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Mifid II: less research does not always mean better quality

Asset and wealth managers are more careful when deciding who's worth a research paycheck

Mifid II: less research does not always mean better quality

Even the Financial Conduct Authority (FCA) now agrees research unbundling has become one of the most controversial and ‘debated’ aspects of Mifid II, with a recent promise to complete a full survey of the market for investment research by the end of the year.

Formerly provided with a nudge and a wink as a tacit exchange for dealing business, analysts have been forced to now present a case for their product’s value.

Fund houses, which near-universally agreed to stump up the cost of external research, similarly now have to answer to their accountants.

The quantity of research produced on UK equities has fallen 8% since the launch of Mifid II, a Numis analysis found in February. Less easy to measure is the impact of a sudden dose of competition on quality, however. Has price discovery forced analysts to up their game?

‘We have not agreed to pay everyone who previously provided research, based on our assessments of the value,’ said Simon Gibson, chief investment officer at Mattioli Woods (pictured below).

‘Not all research was or even now is of the same standard, however, the research we do get and pay for is very good and useful.’

Appearing at a recent roundtable on Mifid II, Peel Hunt chief executive Steven Fine said that while the sector remains in a state of flux, the immediate impact had been just the reverse, with staff cuts and an increasing workload of companies to cover for those who remained. 

‘We believe that the optimum number of companies an analyst can have and remain credible is about 15,’ he said, adding that the number has almost doubled under Mifid.

Big banks had used the opportunity to consolidate, by pushing fixed price packages of bundled coverage that squeezed the margins. 

This was a view echoed by other niche houses, who worry that much of the material sold is ‘a copy paste exercise of financial statements’ and that brokers no longer have time to engage in conversation with clients to back up their views.

‘In our latest analysis, average analyst coverage per large cap stock on the London Stock Exchange Main Market was down 7.4% over the course of 2018,’ said Keith Hiscock, chief executive of analyst Hardman & Co.

Numbers have fallen from 15.8 analysts per company to 14.7, he said. This was less acute in the already more sparsely covered mid caps, which saw a 3.1% decline to 6.4 analysts.


Market pressures

On the research buy side, managers seem more relaxed about the coverage they now have to pay for, however. This was supported by CFA Institute research, which earlier this year found the majority of consumers judged research quality unchanged, while almost half of producers said it had fallen.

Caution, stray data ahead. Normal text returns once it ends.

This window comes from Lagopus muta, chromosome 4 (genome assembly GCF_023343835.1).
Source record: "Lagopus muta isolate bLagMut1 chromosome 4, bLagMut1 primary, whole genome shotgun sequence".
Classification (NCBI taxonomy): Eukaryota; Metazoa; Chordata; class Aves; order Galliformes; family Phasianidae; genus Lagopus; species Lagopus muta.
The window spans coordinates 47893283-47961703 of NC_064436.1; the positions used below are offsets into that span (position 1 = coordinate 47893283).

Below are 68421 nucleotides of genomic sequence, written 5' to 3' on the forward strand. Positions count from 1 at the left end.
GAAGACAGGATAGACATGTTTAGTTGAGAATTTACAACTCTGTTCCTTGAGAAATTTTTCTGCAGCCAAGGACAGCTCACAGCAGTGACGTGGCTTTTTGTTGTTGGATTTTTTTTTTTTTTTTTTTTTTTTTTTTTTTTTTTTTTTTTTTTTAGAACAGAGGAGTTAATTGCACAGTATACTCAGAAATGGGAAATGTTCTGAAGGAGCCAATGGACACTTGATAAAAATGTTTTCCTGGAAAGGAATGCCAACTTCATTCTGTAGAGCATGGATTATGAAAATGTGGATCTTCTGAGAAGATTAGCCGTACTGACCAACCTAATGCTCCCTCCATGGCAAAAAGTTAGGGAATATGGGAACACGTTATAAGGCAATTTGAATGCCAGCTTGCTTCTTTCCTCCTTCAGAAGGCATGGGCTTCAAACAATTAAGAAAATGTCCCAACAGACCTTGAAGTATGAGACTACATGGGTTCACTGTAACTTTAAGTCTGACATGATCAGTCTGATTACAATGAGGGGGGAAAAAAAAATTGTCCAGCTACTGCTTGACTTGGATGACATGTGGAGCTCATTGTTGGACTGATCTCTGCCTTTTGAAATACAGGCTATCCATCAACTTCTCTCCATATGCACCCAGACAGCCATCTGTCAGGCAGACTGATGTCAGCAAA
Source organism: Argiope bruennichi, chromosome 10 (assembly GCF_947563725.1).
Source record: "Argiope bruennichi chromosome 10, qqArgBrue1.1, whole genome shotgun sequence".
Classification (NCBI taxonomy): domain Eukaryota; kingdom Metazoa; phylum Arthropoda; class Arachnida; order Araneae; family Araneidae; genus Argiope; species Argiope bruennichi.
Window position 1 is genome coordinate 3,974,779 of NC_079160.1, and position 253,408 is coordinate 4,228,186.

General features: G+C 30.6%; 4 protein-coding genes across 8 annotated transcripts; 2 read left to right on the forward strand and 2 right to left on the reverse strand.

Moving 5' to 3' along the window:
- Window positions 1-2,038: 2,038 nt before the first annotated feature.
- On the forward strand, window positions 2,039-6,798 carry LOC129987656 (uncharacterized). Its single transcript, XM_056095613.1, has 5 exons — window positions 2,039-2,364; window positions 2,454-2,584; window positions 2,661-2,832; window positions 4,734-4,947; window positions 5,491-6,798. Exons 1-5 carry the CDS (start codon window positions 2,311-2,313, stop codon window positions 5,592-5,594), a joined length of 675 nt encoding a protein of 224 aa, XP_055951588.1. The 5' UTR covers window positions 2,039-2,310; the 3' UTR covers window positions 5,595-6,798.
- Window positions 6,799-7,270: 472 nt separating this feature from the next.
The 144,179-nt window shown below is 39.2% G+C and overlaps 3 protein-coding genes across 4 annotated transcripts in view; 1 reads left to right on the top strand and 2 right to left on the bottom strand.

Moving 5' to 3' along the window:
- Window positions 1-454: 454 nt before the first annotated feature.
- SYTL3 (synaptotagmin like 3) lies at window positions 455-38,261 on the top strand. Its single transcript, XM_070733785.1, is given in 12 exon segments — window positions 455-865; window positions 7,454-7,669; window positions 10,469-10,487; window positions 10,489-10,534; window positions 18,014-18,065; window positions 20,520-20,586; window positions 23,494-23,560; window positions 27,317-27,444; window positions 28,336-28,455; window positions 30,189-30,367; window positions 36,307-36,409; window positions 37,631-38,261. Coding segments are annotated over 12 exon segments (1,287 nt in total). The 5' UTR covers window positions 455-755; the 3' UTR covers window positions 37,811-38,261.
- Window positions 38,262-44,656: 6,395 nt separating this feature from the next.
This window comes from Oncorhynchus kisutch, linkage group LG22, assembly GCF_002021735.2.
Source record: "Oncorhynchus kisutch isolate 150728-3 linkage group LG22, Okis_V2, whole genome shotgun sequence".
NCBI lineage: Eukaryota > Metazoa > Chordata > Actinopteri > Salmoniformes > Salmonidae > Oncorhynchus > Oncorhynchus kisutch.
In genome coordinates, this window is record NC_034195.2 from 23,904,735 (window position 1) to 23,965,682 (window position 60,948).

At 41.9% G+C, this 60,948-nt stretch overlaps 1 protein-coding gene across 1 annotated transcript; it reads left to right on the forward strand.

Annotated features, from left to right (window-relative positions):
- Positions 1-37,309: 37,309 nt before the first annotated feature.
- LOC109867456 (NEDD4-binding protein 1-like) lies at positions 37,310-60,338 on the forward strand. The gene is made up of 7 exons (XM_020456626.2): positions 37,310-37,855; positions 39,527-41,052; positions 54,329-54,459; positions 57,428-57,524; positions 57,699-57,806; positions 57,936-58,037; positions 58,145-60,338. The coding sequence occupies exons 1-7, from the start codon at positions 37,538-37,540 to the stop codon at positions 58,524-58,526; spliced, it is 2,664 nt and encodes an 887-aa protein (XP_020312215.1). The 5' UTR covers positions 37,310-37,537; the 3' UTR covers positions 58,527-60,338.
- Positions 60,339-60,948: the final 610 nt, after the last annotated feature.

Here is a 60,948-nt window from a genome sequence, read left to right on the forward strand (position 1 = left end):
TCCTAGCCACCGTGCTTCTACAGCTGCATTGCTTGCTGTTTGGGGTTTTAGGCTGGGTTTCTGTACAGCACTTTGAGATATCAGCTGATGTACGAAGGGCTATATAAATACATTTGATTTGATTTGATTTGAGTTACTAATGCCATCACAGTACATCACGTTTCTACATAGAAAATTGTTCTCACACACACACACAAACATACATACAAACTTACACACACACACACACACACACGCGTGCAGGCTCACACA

Commercial pressures have seemingly pushed analysts that may have otherwise been complacent to demonstrate value, said Gervais Williams (pictured below), lead manager of the Miton UK Smaller Companies fund, adding that the pressure is now on them to stand out from the crowd.

‘Some of the better analysts are more visible, but the less good ones have lost out,’ he said, adding that this was also reflected in an increasingly dynamic market for sector talent.

Hawksmoor CIO Jim Wood-Smith, who was welcoming of the new regime, added that the reform has opened up the market for smaller research buyers that would formally have been locked out from some of the research of most interest to them by the limited trading volume they were able to place. 

‘Before, the level of our business was considered small and we would have been laughed at but now everyone is at more level-playing field,’ he said.

‘Some brokers have taken the attitude that there is value in providing research to the discretionary fund management market. We now get access to a much better level of research.’

Williams added that this opening up is mirrored in an uptick in new research boutiques contacting him.

‘Many are start-ups operating with two, three people,’ he said. ‘You can get economics people who are providing an independent economics service too.'

As the dust is settling, fund managers may be willing to revisit their preference of large brokers. Eric Turnbull (pictured above), co-founder of research platform Eric (Electronic Research Interchange) said there are signs of a shift in fund managers looking for differentiation and looking towards the independent players, he suggests that ‘some broker research might be viewed ‘as similar in approach and content’.

‘With this in mind, search for and discovery of new research from different providers is becoming key for fund managers, as such providers with differentiated content may not have the reach or distribution networks of banks or brokers.’

But others are more pessimistic. Phil Harris, manager of the Equity Growth fund at EdenTree, said the move towards large cap research is not likely to stop and that the research market is gearing towards greater consolidation, likely wiping out the small players.

‘We are early in terms of things changing,’ he said.

‘There is hope for things changing for the better but for now I see the quality of research decreasing.’

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Gervais Williams
Gervais Williams Average Total Return:
59/91 in Equity - UK Equity Income (Performance over 3 years)

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